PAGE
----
3 Keys to Building a Successful High Potential Program


Vaya Group

Leadership, Performance Management, Selection

In order to keep top talent in house and maximize bottom-line results, companies must continually re-evaluate and reinvigorate their High Potential development programs. Programs to identify,assess and develop high-potential leaders are mission critical for ensuring long-term growth and success but poorly developed programs with unclear steps can lead to frustration for both the organization as well as the individual:

  • The organization: investing time and money in the wrong individuals
  • The individual: unclear goals and effort spent with no opportunity

Through our work with clients and external research, we can group the challenges of building and sustaining high-potential programs into 3 areas:

  • Selecting the right people
  • Developing people
  • Establishing accountability for all (e.g., participant, manager(s), and organization)

To help illustrate the frustrations we’ve heard from organizations, which may be the same frustrations you’re experiencing, I’d like to share a story around each area and some tips on how to prevent future frustration.

Selecting the right people

A leading research-based biopharmaceutical company realized its system for grooming front-line managers had a serious defect. Nominees for the company’s Management Development Program (MDP) performed poorly through both the assessment center and training and development opportunities; even more concerning, after completion many participants were not interested in relocating for a promotion. The organization wanted to know what happened, where they went wrong.

After reviewing the company’s current selection process for identifying MDP nominees, we recognized two key problems. The first was limited criteria used for identifying MDP candidates, which needed to include relocation preferences and soft skills. The second obstacle was that MDP nominees were being selected into the program by their boss's boss. At two levels up, sponsors were found to be too far removed from the nominees’ actual day to day activities and responsibilities to effectively evaluate a nominees’ potential. As a result, through no fault of their own, senior leaders were selecting the wrong nominees for the program.

How did they fix it?

  1. Enhance their definition of a successful front-line manager
  2. Study the traits of prior successful participants and update the criteria to include the traits that most impact the business
  3. Review requirements of the next role (i.e. willingness to relocate, travel) and ensure that’s part of the selection criteria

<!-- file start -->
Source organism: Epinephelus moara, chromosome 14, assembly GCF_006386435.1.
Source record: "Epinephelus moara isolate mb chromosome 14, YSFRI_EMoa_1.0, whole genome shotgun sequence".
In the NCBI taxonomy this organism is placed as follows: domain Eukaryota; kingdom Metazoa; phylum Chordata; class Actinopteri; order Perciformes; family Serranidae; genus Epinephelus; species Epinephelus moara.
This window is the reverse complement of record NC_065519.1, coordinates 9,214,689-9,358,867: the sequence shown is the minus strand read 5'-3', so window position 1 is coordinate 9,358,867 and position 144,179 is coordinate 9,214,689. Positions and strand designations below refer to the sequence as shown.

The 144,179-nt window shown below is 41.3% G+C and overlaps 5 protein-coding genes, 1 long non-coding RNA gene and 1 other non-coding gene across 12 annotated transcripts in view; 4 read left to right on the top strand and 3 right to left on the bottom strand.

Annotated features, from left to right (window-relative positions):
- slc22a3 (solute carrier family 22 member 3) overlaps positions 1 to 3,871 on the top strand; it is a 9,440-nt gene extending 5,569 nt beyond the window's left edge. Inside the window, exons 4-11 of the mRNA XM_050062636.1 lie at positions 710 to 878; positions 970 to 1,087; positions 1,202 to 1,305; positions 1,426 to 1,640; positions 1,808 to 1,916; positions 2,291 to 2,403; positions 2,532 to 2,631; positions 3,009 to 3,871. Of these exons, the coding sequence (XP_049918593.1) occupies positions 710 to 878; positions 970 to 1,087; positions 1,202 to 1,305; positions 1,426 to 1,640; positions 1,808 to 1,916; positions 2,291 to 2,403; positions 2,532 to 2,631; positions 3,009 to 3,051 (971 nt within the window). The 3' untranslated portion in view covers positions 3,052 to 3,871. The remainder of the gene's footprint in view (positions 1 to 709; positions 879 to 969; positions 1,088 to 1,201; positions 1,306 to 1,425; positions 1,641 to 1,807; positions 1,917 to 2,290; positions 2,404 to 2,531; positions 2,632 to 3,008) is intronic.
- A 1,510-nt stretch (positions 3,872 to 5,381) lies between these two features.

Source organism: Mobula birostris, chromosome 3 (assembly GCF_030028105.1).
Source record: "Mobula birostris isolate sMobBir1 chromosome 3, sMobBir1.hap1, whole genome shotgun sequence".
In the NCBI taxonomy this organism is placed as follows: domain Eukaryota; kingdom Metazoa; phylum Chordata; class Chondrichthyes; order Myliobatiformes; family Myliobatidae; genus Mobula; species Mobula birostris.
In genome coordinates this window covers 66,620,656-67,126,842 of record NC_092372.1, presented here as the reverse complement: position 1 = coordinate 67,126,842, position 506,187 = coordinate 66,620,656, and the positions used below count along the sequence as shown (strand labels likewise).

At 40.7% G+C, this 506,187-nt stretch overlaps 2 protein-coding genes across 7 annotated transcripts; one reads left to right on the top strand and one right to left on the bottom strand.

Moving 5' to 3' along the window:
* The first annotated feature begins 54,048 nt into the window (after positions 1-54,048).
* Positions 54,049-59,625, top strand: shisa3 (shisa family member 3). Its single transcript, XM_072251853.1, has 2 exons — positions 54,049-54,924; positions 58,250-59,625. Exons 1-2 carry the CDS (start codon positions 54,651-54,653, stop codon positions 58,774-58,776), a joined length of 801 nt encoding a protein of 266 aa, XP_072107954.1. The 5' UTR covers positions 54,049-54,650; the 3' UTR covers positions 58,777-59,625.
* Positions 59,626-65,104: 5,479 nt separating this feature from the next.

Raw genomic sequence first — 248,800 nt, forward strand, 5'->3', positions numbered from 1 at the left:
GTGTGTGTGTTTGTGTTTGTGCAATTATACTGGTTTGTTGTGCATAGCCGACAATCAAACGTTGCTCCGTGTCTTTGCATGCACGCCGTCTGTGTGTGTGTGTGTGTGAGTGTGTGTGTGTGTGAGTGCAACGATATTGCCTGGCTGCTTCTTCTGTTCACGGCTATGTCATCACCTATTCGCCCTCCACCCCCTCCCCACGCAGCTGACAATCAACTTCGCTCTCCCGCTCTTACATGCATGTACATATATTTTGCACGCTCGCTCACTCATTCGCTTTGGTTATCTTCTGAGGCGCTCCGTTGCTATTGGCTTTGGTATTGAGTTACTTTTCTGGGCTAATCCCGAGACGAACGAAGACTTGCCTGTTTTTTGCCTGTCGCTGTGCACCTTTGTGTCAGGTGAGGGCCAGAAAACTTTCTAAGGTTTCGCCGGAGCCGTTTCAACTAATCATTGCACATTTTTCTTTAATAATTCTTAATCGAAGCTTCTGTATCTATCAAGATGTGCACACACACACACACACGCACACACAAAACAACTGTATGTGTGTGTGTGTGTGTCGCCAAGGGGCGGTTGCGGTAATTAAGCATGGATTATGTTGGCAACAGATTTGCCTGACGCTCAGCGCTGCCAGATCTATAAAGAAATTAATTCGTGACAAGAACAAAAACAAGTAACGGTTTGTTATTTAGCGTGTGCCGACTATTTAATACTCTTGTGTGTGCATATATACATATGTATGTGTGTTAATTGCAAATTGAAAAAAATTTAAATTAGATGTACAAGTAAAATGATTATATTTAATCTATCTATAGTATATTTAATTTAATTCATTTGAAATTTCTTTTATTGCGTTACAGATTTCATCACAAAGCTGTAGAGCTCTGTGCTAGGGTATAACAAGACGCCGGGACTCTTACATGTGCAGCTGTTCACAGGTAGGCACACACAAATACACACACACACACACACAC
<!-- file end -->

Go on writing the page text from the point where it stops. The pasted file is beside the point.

Developing People

About a year ago, a major medical device manufacturer approached The Vaya Group about a dilemma it was having surrounding its Technical Specialist (TS) and Sales Representative (SR) positions. Many SRs started with the company as TSs before assuming responsibility for sales. Because the roles involve many of the same duties—conducting product demonstrations, responding to customer questions, keeping customers abreast of industry developments and developing relationships with medical personnel—the organization thought it was a no-brainer to promote top-performing technical specialists into sales reps.

But as time passed, the company realized the strategy wasn’t working. Although some of the individuals promoted from TS to SR performed well under their new title, many others did not.

How do they develop the new SRs to help them perform well?

  1. When it comes to developing we’ve found it’s best to focus on 1 or 2 things at a time. Take a targeted development approach that focuses on the highest impact competencies. Compare the assessment results of top sales performers to those of poor sales performers. Identify the competencies that are the difference makers to develop.
  2. Emphasize on-the-job experiences or experiential learning. Do not put too much emphasis on training, books, and formal learning to develop.
  3. Don’t wait a year to get or give feedback. Measure the development progress with pulse surveys periodically.

Establishing Accountability for All

This is a story we hear all too often. Johnny went through the high potential development program and now he’s ready to be promoted. Danny went through the high potential development program as well and showed as much promise as Johnny but something changed and he just put in his resignation. Johnny had the good fortune to have a manager who was committed to his development and Johnny had the focus and drive to truly work on his development. Danny had the drive but his manager only focused on the tasks of his current job and didn’t give Danny the opportunities he needed to practice his development.

What should we have done differently with Danny?

  1. Communicate participant expectations so the participants take charge and “own” their development. This means letting high-potentials know how long they have to complete the program, what tools and resources they can access to further enhance their skill sets and how to track their overall progress.
  2. Don’t stop at individual accountability. Make sure the manager is involved in the development process and understands their role. Their role may be to ensure the individual has opportunity to practice new skills, check-in with the individual on their progress.
  3. HR/OD play a key role in monitoring progress, keeping people focused and linking training based on needs

For more information and examples of how other leading companies select the right people, register for our free upcoming webinar - Register NowThis webinar is designed for leadership development professionals who are looking to improve their approach to selecting talent for high-potential programs. 

Topics: Leadership Performance Management Selection

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